How Are Your Bearings Holding Up? Find Out with UltrasoundJuly 1, 2006 By: Alan Bandes, UE Systems Inc. Sensors
A condition-monitoring program based on ultrasonics can catch problems before they turn into catastrophes, and can find leaks that could be costing you money.
An effective condition-monitoring program provides many benefits, ranging from improved asset availability to reduced energy consumption. One primary focus of condition monitoring is the status of bearings, whose health (or lack of it) can mean the difference between meeting production goals and causing chaos. Should even a single bearing fail, the consequences can be damaged equipment and product, a production run stopped, parts that must be ordered for repairs, and considerable man-hours wasted.
A program for monitoring bearing condition need not be extremely complicated, nor does it necessarily require a large investment of capital to get it going. One technology that is both cost-effective and relatively easy to incorporate in such a program is air-borne/structure-borne ultrasound.
How It Works
Most ultrasound instruments are lightweight and portable. They translate high-frequency sounds produced by bearings down to the audible range so they can be listened to with headphones and viewed as intensity levels (usually decibels) on a display panel. Digital instruments record test data, while some instruments have onboard sound recording and data logging capability. The ability to view sound levels while simultaneously listening to sound quality enhances the inspection effectiveness (Figure 1, page 24). Inspectors can quickly identify changes in bearing condition that occur from increases in decibel levels or by changes in sound quality as they collect data along their routes.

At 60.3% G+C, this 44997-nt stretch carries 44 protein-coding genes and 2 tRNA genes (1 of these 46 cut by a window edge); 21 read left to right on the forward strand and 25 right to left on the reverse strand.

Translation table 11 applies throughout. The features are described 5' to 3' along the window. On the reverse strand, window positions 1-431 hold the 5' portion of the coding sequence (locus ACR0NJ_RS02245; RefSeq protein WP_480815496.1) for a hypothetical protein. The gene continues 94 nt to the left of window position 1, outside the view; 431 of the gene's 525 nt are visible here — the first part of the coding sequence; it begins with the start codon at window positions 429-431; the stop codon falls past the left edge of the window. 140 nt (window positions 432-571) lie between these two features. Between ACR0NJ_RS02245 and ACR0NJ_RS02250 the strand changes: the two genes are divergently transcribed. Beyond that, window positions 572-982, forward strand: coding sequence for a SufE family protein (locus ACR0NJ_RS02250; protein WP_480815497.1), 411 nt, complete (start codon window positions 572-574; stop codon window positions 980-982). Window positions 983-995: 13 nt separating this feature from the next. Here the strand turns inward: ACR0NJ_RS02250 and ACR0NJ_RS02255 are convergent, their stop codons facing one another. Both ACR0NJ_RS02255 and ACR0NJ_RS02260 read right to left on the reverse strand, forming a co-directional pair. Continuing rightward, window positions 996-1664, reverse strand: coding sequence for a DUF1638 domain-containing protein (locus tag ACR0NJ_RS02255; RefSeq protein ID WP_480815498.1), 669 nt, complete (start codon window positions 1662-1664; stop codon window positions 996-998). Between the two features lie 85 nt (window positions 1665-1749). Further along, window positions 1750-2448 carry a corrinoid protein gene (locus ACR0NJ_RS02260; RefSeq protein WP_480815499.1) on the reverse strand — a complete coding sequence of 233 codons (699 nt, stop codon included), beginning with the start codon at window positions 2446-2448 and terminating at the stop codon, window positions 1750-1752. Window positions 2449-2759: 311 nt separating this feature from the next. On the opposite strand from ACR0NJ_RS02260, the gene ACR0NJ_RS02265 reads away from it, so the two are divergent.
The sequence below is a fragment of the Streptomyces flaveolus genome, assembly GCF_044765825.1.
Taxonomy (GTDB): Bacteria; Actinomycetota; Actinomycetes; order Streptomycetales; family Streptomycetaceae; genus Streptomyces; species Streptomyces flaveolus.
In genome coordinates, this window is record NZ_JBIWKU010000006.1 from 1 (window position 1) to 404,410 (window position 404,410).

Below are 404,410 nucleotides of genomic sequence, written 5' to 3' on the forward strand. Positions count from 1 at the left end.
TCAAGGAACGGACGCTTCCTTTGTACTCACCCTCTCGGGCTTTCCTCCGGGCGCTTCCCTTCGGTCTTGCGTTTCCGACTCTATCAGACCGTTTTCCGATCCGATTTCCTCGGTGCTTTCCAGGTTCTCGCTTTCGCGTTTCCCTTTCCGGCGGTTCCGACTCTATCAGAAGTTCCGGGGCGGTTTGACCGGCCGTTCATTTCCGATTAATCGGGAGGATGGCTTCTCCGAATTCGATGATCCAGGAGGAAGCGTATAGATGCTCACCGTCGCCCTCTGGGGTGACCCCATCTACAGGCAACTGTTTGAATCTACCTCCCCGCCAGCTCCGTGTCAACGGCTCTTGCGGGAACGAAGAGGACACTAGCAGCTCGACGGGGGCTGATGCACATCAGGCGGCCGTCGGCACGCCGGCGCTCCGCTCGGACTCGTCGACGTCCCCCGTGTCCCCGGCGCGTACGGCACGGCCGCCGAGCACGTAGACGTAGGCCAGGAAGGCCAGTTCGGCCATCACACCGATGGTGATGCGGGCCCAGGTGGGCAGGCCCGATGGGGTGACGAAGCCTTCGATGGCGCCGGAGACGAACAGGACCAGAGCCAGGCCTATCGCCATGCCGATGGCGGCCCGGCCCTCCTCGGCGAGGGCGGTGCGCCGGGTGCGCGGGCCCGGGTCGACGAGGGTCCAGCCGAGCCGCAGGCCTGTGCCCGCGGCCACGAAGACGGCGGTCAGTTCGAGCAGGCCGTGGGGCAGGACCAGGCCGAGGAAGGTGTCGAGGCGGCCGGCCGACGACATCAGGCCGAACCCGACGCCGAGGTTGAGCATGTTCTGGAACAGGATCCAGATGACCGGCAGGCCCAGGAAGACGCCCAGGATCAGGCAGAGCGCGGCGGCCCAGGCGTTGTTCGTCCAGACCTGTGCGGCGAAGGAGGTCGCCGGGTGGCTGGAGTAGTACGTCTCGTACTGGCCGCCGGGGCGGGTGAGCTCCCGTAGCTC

Figure 1. Bearing condition can be analyzed by listening to increases in decibel level or changes in sound quality; a visual display provides additional information
Ultrasonic bearing condition monitoring can be used for quantitative and qualitative analysis. Data can be recorded and reviewed in data management software and sound samples can be analyzed through spectral analysis software. This two-pronged approach enables inspectors to determine whether, or what type of, corrective action should be taken.